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Thermal characteristics of birch and its cellulose and hemicelluloses isolated by alkaline solution

Authors
  • Qi, Chusheng1
  • Hou, Suyun1
  • Lu, Jianxiong2, 2
  • Xue, Weiwei1
  • Sun, Ke1
  • 1 Beijing Forestry University, PR China , (China)
  • 2 Hunan Collaborative Innovation Center for Effective Utilizing of Wood & Bamboo Resources, PR China , (China)
Type
Published Article
Journal
Holzforschung
Publisher
De Gruyter
Publication Date
Jun 25, 2020
Volume
74
Issue
12
Pages
1099–1112
Identifiers
DOI: 10.1515/hf-2019-0285
Source
De Gruyter
Keywords
License
Yellow

Abstract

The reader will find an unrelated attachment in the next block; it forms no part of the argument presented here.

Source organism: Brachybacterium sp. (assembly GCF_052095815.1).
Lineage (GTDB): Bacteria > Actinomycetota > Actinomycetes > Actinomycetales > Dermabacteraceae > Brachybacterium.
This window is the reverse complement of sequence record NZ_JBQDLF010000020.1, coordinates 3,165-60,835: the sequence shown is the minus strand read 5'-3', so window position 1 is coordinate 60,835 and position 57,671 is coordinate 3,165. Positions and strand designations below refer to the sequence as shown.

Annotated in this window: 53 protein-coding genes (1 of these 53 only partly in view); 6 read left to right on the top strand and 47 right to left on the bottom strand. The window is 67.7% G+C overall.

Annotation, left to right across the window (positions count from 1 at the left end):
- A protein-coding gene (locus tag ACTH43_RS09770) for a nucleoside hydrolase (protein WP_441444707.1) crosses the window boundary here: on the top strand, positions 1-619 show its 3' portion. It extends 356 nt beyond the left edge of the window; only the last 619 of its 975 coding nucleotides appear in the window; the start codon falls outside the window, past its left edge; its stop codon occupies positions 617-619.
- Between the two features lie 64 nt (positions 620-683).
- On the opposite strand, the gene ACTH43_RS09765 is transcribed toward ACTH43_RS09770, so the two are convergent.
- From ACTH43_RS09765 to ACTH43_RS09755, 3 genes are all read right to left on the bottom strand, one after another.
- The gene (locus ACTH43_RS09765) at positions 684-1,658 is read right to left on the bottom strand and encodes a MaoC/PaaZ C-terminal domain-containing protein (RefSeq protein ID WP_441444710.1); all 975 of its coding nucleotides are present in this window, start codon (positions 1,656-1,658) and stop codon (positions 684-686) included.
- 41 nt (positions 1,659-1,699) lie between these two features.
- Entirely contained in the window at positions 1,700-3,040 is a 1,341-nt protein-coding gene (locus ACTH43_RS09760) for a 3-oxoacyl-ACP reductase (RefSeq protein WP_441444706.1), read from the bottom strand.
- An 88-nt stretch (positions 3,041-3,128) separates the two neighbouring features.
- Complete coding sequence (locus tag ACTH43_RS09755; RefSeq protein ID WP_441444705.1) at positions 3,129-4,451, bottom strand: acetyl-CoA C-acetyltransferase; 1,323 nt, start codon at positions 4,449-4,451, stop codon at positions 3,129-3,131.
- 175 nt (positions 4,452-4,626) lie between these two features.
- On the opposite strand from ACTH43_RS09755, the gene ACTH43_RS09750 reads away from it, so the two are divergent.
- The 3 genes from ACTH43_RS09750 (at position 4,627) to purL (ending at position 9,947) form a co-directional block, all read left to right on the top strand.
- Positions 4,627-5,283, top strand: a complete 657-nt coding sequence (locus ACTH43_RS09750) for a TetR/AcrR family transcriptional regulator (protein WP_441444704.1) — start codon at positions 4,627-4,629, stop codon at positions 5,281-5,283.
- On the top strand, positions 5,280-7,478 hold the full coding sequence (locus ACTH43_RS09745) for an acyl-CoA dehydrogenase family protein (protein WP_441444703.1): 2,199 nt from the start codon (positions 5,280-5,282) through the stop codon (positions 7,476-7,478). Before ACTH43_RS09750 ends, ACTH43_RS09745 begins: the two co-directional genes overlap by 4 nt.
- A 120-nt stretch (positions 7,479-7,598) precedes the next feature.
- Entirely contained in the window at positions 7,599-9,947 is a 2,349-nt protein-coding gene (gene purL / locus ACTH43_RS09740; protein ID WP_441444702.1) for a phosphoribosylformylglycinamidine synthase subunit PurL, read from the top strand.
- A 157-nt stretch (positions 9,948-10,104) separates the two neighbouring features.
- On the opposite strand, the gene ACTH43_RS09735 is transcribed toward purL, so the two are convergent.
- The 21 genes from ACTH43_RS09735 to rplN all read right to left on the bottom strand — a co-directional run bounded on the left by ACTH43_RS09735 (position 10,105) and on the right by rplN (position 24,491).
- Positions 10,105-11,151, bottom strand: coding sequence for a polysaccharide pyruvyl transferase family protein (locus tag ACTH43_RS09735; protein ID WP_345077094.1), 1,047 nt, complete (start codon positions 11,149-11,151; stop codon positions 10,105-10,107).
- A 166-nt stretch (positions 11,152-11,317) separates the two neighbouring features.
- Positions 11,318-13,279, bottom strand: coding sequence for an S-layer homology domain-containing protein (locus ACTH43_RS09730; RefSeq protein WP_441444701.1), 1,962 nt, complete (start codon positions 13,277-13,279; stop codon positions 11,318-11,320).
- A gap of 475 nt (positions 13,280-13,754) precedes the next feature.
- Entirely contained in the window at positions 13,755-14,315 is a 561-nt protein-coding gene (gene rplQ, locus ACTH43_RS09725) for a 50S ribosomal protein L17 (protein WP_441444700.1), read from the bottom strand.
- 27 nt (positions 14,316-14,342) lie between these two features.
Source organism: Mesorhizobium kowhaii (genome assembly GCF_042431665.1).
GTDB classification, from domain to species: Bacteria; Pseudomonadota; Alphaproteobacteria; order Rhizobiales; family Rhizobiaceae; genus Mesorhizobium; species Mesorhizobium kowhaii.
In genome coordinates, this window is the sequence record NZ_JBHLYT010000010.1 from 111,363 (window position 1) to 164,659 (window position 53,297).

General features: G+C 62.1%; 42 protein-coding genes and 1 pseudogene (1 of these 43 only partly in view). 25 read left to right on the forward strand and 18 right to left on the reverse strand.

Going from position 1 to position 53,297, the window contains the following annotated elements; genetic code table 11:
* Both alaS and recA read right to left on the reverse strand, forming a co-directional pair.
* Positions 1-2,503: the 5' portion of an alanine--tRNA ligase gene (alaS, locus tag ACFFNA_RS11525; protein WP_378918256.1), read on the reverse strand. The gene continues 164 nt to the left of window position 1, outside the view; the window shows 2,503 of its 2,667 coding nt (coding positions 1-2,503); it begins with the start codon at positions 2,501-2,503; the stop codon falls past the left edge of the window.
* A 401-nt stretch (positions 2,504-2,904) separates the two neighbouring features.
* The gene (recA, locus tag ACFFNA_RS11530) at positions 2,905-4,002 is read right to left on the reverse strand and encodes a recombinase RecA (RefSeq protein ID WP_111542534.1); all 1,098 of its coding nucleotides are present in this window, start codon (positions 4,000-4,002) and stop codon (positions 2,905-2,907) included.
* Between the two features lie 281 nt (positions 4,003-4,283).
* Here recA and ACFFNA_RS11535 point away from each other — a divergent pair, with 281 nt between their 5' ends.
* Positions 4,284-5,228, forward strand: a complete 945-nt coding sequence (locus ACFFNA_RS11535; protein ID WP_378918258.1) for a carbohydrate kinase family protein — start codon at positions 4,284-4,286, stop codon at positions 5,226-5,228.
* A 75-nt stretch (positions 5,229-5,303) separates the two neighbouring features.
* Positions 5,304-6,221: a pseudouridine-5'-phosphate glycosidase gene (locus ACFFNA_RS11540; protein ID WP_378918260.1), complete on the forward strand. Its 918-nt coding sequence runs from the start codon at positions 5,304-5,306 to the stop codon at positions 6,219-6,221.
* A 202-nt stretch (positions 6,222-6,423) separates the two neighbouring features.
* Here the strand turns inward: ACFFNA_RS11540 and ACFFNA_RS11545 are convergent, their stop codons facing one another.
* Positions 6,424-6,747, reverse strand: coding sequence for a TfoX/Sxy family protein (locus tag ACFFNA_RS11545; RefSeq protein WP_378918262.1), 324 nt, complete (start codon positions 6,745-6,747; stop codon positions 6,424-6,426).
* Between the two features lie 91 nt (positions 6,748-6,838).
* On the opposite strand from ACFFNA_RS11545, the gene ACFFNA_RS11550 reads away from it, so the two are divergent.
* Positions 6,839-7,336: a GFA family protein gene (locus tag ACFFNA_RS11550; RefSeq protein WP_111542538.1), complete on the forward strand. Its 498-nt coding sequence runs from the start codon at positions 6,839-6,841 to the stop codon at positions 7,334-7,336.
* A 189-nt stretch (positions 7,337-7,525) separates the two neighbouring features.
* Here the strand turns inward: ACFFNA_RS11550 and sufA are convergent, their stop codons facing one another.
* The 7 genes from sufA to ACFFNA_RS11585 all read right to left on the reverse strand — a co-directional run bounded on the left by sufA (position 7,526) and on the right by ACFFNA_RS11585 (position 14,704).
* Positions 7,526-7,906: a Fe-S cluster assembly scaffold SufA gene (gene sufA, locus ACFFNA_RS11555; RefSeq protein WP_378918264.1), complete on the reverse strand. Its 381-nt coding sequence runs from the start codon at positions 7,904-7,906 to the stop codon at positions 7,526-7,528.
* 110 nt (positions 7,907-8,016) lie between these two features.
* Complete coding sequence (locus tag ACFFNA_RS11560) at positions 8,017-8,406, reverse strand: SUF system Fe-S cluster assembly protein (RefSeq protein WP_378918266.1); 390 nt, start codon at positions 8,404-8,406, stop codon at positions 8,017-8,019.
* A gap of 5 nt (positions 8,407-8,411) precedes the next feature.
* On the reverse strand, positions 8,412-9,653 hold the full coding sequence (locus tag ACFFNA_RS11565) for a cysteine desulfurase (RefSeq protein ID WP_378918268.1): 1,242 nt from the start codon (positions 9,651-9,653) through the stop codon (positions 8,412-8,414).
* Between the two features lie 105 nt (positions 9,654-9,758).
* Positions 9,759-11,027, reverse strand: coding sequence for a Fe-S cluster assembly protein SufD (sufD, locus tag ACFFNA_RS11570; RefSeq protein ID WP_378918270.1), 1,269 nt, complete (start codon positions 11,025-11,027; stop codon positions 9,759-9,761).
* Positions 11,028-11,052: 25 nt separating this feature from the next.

Cellulose and hemicelluloses were isolated from birch wood using a dilute alkaline solution and then consolidated into pellets as model compounds of cellulose and hemicelluloses in the wood cell wall. The purity of isolated cellulose and hemicelluloses was examined by Fourier-transform infrared spectroscopy and thermogravimetric analysis. The density, thermal diffusivity, heat capacity, and thermal conductivity were experimentally determined for consolidated birch powder, cellulose, and hemicelluloses in over-dry condition. The thermal degradation kinetic parameters of these materials were successfully calculated using a conversion rate step of 0.01, and the relationship with conversion rate was established. The results show that cellulose and hemicelluloses consolidated under 25 MPa had densities of 1362 kg/m3 and 1464 kg/m3, respectively. The cell wall of birch powder in the oven-dry state was not collapsed under 25 MPa. The thermal diffusivity of consolidated birch powder, cellulose, and hemicelluloses linearly decreased with temperature, with values of 0.08, 0.15, and 0.20 mm2/s at room temperature, respectively. The specific heat capacity (1104, 1209, and 1305 J/(kg·K) at 22 °C, respectively) and thermal conductivity (0.09, 0.24, and 0.38 W/(m·K) at 22 °C, respectively) linearly increased with temperature, except for those for hemicelluloses which exhibited a nonlinear relationship with temperature above 120 °C, and their linear experimental prediction equations were given. Birch cellulose was more thermally stable than hemicelluloses. The thermal degradation kinetic parameters including activation energy and pre-exponential factor of birch powder, cellulose, and hemicelluloses varied with the conversion rate and calculation methods, with average activation energy in a conversion rate range of 0.02–0.15 of 123.2, 159.0, and 147.2 kJ/mol, respectively (using the Flynn–Wall–Ozawa method), for average natural logarithm pre-exponential factors of 25.0, 33.1, and 28.7 min−1, respectively. Linear and quadratic equations were fitted to describe the relationship between the kinetic parameters and conversion rates. These results give comprehensive thermal properties of the densified cellulose and hemicelluloses isolated from a specific wood.

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